operation.success = false
    }
}
concurrentOperation.manualRetry = true

/// Later on your code
concurrentOperation.retry()

Caution

If the retry() function is not called, you may block the entire queue.

Manually Finish an Operation

By default the Operation will finish its job when the execution closure is completed.

This means, if you have an asynchronous task insiede the closure, the Operation will finish before the task is completed.

If you want to finish it manually, you can set the manualFinish property to true and call the finish(success:) function when the task is completed.

Call the finish(success:) function with success parameter to true or false to let the Operation know if the task was successful or not. If you don't explicitly set the success parameter, it will be set to true.

let concurrentOperation = ConcurrentOperation { operation in
    /// Your asynchonous task here
}
concurrentOperation.manualFinish = true

/// Later on your code in your asynchronous task
concurrentOperation.finish(success: true)

Caution

If you don't call the finish(success:) function, your queue will be blocked and it will never ends.

Async Task in an Operation

If you want to use async/await tasks, you need to set manualFinish to true in order to be fully in control of the Operation lifecycle.

Note

Read more about manually finish an Operation here.

let concurrentOperation = ConcurrentOperation { operation in
    Task {
        /// Your asynchonous task here
        operation.finish(success: true) // or false
    }
    /// Your asynchonous task here
}
concurrentOperation.manualFinish = true

Caution

If you don't set manualFinish to true, your Operation will finish before the async task is completed.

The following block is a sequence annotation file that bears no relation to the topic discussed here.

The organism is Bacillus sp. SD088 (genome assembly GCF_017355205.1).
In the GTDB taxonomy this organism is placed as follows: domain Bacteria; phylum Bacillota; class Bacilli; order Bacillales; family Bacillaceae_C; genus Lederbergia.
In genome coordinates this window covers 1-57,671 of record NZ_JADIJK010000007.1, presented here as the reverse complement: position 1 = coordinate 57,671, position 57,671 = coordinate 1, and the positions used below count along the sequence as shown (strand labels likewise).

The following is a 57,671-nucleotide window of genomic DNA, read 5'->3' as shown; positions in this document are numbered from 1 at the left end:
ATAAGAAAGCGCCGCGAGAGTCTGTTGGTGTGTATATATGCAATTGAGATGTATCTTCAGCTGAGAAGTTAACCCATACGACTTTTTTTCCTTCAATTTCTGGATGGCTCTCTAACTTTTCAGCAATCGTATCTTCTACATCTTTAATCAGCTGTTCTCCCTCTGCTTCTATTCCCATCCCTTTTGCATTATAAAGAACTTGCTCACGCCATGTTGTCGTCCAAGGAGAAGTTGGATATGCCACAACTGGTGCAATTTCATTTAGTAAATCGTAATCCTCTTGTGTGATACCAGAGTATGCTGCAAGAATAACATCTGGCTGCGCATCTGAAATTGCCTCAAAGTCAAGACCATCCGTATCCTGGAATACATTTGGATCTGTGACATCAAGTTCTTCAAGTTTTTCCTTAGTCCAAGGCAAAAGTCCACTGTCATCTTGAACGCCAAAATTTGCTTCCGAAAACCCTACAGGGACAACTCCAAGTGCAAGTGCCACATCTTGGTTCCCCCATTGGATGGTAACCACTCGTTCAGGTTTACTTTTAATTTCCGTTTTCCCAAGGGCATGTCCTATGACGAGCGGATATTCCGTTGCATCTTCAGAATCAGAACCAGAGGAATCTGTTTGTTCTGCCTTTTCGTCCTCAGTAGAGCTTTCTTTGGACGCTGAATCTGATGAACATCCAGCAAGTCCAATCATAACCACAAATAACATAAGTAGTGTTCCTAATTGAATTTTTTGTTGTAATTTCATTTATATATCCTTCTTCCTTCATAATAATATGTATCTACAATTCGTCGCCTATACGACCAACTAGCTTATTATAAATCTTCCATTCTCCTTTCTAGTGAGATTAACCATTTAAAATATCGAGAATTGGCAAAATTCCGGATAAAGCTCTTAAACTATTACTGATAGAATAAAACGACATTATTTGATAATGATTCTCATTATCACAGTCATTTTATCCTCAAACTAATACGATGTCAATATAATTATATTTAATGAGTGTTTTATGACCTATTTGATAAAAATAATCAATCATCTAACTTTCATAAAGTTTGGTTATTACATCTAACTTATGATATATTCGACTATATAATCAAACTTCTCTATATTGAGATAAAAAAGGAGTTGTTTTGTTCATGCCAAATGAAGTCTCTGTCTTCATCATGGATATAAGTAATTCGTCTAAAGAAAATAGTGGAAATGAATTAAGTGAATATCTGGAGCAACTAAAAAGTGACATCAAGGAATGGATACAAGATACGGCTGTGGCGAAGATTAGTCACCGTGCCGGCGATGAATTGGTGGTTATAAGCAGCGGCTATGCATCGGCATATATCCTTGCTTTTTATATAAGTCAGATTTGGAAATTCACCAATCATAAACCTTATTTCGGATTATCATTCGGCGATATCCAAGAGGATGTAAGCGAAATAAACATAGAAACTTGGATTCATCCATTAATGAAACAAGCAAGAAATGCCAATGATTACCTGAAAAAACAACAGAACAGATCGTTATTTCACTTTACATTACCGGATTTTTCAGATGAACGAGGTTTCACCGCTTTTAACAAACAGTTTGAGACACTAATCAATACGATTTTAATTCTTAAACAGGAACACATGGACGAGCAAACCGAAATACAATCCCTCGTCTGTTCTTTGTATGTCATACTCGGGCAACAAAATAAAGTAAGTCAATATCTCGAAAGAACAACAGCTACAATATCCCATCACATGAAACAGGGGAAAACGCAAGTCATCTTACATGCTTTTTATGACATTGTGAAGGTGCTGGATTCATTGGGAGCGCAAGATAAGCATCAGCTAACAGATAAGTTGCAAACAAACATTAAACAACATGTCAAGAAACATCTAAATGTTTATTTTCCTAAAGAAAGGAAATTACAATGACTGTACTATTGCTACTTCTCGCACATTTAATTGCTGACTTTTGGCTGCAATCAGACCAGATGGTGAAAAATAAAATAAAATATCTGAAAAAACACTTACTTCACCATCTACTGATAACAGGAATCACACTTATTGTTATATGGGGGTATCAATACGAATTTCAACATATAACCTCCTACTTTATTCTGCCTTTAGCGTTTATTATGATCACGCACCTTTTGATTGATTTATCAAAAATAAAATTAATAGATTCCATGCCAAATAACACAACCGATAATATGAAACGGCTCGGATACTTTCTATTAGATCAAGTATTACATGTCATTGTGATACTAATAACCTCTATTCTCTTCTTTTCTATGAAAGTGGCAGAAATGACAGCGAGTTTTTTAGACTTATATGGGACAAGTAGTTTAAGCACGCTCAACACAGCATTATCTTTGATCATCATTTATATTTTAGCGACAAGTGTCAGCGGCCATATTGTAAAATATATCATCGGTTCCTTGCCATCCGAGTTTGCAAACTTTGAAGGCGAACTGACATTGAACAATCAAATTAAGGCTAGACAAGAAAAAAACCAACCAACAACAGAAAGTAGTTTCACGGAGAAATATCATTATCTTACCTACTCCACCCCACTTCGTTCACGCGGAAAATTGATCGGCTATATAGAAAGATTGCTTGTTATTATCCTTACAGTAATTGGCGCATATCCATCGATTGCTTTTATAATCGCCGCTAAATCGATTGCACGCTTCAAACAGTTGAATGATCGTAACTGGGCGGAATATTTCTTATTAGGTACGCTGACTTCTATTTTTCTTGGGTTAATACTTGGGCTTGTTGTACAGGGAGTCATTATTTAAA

Scheduler

A Scheduler is a struct that uses the GDC's DispatchSourceTimer to create a timer that can execute functions with a specified interval and quality of service.

let schedule = Scheduler(deadline: .now(), repeating: .seconds(1)) {
    /// Your task here
}

You can even create a Scheduler without the handler and set it later:

var schedule = Scheduler(deadline: .now(), repeating: .seconds(1))
schedule.setHandler {
    /// Your task here
}

With timer property you can access to all DispatchSourceTimer properties and functions, like cancel():

schedule.timer.cancel()

Semaphore

A Semaphore is a struct that uses the GCD's DispatchSemaphore to create a semaphore on the function and wait until it finish its job.

Tip

Is recommend to use a defer { semaphore.continue() } right after the Semaphore creation and wait() call.

let semaphore = Semaphore()
semaphore.wait()
defer { semaphore.continue() }
/// Your task here

You can even set a custom timeout, default is .distantFuture:

semaphore.wait(DispatchTime(uptimeNanoseconds: 1_000_000_000))

It's more useful if used inside an asynchronous task:

let concurrentOperation = ConcurrentOperation {
    /// Your task here
    semaphore.continue()
}
concurrentOperation.addToQueue(queue)
semaphore.wait()

Changelog

To see what has changed in recent versions of Queuer, see the CHANGELOG.md file.

Communication

  • If you need help, open an issue.
  • If you found a bug, open an issue.
  • If you have a feature request, open an issue.
  • If you want to contribute, see Contributing section.

Contributing

See CONTRIBUTING.md file.

License

Queuer is available under the MIT license. See the LICENSE file for more info.

Description

  • Swift Tools 5.9.0
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Dependencies

Last updated: Wed Jun 12 2024 12:29:35 GMT-0900 (Hawaii-Aleutian Daylight Time)